The American Association of Veterinary Medical Colleges and the Foundation for Food & Agriculture Research have announced the 2022 cohort of FFAR Vet Fellows. The Vet Fellows program began in 2018 through a partnership between FFAR and AAVMC. It allows veterinary students around the world to conduct research to advance global food security, sustainable animal production and environmental sustainability. The fellowship culminates at the AAVMC National Veterinary Scholars Symposium at the end of the summer.

> Read more of this article here.

  REGULATORY  

Proposed federal rule would require organic chickens to have access to outdoors
President Joe Biden’s administration proposed a rule requiring U.S. farms to give egg-laying chickens access to the outdoors in order to earn the label “organic.”

The proposed rule from USDA would mean companies using the “organic” label no longer have the option of installing open-air porches on henhouses instead of providing access to pasture.

Companies could potentially have up to 15 years to comply. The rule faces a 60-day public comment period before it can be implemented, and it’s unclear how industry groups will respond, Reuters reports.

> Read more of this article here.

  TECHNOLOGY  

New funding will help company develop herd-specific vaccines to respond to disease outbreaks
Genvax Technologies has secured $6.5 million in seed funding to help its targeted vaccine technology gain USDA and international regulatory approval.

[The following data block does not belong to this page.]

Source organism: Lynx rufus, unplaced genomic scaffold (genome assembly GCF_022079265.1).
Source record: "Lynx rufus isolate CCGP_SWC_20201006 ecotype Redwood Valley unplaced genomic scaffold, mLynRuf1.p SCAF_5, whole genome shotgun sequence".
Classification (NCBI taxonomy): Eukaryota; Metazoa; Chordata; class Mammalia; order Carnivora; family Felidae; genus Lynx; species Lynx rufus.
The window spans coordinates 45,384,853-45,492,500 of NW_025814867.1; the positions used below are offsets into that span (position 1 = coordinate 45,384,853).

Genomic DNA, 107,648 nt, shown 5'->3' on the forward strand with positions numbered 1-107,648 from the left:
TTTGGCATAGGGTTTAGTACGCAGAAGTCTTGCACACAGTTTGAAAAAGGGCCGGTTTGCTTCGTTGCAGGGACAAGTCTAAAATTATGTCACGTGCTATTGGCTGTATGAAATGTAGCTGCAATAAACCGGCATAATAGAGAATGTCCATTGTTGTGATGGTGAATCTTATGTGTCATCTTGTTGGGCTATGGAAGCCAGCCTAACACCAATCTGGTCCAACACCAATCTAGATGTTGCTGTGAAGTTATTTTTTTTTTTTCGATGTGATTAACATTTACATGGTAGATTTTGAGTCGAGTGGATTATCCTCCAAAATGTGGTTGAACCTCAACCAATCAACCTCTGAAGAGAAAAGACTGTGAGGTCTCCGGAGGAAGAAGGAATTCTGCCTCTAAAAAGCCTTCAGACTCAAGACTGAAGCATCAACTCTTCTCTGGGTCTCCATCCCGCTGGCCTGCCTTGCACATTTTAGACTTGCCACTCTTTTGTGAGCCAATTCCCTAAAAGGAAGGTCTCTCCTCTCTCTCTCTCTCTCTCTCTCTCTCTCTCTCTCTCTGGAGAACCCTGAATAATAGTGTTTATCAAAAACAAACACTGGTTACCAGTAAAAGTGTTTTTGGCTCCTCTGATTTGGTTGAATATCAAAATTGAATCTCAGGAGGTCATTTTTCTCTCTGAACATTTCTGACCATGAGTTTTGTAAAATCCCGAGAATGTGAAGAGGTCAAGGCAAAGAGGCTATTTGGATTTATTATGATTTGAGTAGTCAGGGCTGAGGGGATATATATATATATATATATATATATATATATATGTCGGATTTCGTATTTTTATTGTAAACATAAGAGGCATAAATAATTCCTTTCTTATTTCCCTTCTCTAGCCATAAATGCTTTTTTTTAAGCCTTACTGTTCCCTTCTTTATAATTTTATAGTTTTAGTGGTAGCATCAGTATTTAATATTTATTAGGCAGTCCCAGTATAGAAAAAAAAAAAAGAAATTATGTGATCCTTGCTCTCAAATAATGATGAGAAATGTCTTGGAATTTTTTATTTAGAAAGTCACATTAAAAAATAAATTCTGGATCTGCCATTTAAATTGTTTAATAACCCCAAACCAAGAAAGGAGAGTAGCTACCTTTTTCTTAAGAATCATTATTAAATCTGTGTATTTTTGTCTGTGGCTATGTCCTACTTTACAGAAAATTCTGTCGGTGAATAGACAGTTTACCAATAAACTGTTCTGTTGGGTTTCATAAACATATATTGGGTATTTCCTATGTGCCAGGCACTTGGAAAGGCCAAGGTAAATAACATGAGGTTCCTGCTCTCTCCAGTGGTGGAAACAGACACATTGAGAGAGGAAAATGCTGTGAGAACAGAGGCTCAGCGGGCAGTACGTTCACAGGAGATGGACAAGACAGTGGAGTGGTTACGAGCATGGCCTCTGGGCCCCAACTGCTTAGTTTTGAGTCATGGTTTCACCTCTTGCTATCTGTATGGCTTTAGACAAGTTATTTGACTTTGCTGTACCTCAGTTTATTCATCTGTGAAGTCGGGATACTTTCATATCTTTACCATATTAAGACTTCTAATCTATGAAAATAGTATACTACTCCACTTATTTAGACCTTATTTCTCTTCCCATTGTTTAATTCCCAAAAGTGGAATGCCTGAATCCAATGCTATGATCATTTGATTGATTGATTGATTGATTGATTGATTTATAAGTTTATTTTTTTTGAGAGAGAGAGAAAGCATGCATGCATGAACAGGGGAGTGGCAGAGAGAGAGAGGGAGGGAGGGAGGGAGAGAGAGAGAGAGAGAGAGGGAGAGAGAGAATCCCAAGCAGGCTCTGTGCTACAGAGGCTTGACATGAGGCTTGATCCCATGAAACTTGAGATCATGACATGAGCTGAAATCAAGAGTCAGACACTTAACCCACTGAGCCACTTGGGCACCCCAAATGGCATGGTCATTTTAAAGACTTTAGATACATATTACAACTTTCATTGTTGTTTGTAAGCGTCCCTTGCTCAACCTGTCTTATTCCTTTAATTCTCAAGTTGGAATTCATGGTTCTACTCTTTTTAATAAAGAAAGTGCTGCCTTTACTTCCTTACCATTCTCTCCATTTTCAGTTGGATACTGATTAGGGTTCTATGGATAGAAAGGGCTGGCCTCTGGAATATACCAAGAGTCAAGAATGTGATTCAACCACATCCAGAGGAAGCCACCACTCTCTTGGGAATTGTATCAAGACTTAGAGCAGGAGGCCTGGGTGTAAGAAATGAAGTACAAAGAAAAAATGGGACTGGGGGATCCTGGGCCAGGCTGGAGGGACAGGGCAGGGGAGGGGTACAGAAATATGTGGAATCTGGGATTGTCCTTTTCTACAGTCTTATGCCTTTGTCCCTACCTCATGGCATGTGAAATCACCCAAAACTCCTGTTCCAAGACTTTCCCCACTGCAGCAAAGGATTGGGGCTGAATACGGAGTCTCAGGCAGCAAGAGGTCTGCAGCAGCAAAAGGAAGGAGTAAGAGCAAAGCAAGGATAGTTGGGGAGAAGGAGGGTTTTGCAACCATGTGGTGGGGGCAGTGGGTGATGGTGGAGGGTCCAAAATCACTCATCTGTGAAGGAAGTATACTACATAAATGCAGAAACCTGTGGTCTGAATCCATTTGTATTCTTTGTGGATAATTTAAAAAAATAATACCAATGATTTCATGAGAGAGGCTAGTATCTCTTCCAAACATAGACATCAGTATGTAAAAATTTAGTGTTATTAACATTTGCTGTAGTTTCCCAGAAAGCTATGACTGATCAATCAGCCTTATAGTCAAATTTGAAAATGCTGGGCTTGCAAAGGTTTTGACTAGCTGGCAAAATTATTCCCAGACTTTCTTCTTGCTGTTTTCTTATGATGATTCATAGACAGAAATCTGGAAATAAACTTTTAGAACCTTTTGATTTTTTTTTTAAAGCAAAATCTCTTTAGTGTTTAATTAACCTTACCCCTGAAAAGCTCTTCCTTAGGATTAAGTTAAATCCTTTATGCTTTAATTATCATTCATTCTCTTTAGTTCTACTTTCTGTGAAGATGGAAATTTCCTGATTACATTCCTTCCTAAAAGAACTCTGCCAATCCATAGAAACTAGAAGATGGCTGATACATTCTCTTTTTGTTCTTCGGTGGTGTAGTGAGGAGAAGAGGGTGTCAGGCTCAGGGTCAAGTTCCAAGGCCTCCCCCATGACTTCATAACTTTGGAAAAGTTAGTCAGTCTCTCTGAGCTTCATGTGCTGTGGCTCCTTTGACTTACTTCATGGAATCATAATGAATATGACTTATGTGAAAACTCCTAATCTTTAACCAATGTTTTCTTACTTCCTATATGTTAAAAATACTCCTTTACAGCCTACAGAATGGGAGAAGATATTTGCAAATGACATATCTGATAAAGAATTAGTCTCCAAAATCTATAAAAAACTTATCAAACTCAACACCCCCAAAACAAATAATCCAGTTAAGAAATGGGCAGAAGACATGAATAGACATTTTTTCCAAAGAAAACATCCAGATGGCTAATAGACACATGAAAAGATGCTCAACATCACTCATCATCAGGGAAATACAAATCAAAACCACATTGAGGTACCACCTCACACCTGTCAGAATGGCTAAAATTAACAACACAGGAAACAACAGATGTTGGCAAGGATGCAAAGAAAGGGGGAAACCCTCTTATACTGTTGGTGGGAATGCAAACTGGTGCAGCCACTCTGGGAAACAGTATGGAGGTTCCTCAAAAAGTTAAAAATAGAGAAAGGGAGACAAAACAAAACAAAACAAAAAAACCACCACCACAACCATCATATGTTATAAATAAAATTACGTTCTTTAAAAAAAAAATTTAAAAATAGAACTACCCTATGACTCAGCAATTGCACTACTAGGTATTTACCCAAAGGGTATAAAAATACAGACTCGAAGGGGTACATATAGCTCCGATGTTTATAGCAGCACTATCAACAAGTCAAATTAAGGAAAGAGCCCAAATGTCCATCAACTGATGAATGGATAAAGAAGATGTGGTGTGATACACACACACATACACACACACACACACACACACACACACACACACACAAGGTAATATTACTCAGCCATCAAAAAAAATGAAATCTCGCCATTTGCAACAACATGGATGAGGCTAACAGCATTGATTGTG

The company’s technology allows for rapid development of herd- or flock-specific vaccines meant to match with variant viral strains circulating in animal production operations.

“The goal is to develop a vaccine that matches 100% to the specific strain when a disease outbreak occurs,” said Joel Harris, CEO and co-founder of Genvax. Harris added that the technology could play an important role in combating African swine fever and maintaining trade relationships with other countries during an ASF outbreak.

> Read more of this article here.

Terry Sheehan is currently the CEO of Aniconsilia, LLC an animal health industry only consulting firm he founded in 2009. Prior to the founding of Aniconsilia, Terry had a 30+ year career in the animal health industry with a strong record of achievement in sales, marketing, and commercial operations. Terry held positions of increasing responsibility and leadership in all segments of Animal Health Sales, Marketing, Business Development and Commercial Operations.
Copyright © 2022 Antelligence, All rights reserved.
The Fountain Report